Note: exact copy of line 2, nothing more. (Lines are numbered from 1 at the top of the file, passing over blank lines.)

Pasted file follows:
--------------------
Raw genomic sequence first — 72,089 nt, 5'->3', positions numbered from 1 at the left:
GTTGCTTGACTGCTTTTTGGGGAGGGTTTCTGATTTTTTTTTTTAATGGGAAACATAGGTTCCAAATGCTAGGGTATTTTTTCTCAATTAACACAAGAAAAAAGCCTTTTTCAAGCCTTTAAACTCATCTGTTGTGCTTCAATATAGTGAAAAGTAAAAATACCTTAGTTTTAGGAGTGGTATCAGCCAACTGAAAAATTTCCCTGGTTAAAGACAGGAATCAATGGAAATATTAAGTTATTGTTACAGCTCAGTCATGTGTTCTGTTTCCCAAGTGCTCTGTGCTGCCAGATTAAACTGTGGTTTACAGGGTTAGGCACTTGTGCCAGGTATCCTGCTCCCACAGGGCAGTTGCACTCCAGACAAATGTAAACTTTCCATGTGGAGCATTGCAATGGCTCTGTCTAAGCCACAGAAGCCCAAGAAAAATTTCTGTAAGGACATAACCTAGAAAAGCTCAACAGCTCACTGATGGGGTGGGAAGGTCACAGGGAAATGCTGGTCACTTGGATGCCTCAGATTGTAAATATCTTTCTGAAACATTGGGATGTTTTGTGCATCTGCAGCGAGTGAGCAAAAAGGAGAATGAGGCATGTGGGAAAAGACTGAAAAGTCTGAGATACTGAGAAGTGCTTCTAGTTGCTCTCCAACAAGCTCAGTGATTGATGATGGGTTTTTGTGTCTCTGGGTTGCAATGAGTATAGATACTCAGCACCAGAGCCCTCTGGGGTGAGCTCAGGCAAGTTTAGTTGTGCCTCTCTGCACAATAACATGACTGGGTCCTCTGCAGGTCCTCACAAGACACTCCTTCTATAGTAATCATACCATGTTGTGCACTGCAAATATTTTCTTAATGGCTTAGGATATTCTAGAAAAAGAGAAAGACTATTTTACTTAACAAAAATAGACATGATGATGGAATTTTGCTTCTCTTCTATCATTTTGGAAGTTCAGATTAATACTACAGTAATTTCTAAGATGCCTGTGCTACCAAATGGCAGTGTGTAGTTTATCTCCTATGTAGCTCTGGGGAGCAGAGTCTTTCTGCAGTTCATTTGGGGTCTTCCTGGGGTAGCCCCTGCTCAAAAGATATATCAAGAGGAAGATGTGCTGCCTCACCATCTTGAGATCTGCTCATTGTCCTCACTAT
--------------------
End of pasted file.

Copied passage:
GTTGCTTGACTGCTTTTTGGGGAGGGTTTCTGATTTTTTTTTTTAATGGGAAACATAGGTTCCAAATGCTAGGGTATTTTTTCTCAATTAACACAAGAAAAAAGCCTTTTTCAAGCCTTTAAACTCATCTGTTGTGCTTCAATATAGTGAAAAGTAAAAATACCTTAGTTTTAGGAGTGGTATCAGCCAACTGAAAAATTTCCCTGGTTAAAGACAGGAATCAATGGAAATATTAAGTTATTGTTACAGCTCAGTCATGTGTTCTGTTTCCCAAGTGCTCTGTGCTGCCAGATTAAACTGTGGTTTACAGGGTTAGGCACTTGTGCCAGGTATCCTGCTCCCACAGGGCAGTTGCACTCCAGACAAATGTAAACTTTCCATGTGGAGCATTGCAATGGCTCTGTCTAAGCCACAGAAGCCCAAGAAAAATTTCTGTAAGGACATAACCTAGAAAAGCTCAACAGCTCACTGATGGGGTGGGAAGGTCACAGGGAAATGCTGGTCACTTGGATGCCTCAGATTGTAAATATCTTTCTGAAACATTGGGATGTTTTGTGCATCTGCAGCGAGTGAGCAAAAAGGAGAATGAGGCATGTGGGAAAAGACTGAAAAGTCTGAGATACTGAGAAGTGCTTCTAGTTGCTCTCCAACAAGCTCAGTGATTGATGATGGGTTTTTGTGTCTCTGGGTTGCAATGAGTATAGATACTCAGCACCAGAGCCCTCTGGGGTGAGCTCAGGCAAGTTTAGTTGTGCCTCTCTGCACAATAACATGACTGGGTCCTCTGCAGGTCCTCACAAGACACTCCTTCTATAGTAATCATACCATGTTGTGCACTGCAAATATTTTCTTAATGGCTTAGGATATTCTAGAAAAAGAGAAAGACTATTTTACTTAACAAAAATAGACATGATGATGGAATTTTGCTTCTCTTCTATCATTTTGGAAGTTCAGATTAATACTACAGTAATTTCTAAGATGCCTGTGCTACCAAATGGCAGTGTGTAGTTTATCTCCTATGTAGCTCTGGGGAGCAGAGTCTTTCTGCAGTTCATTTGGGGTCTTCCTGGGGTAGCCCCTGCTCAAAAGATATATCAAGAGGAAGATGTGCTGCCTCACCATCTTGAGATCTGCTCATTGTCCTCACTAT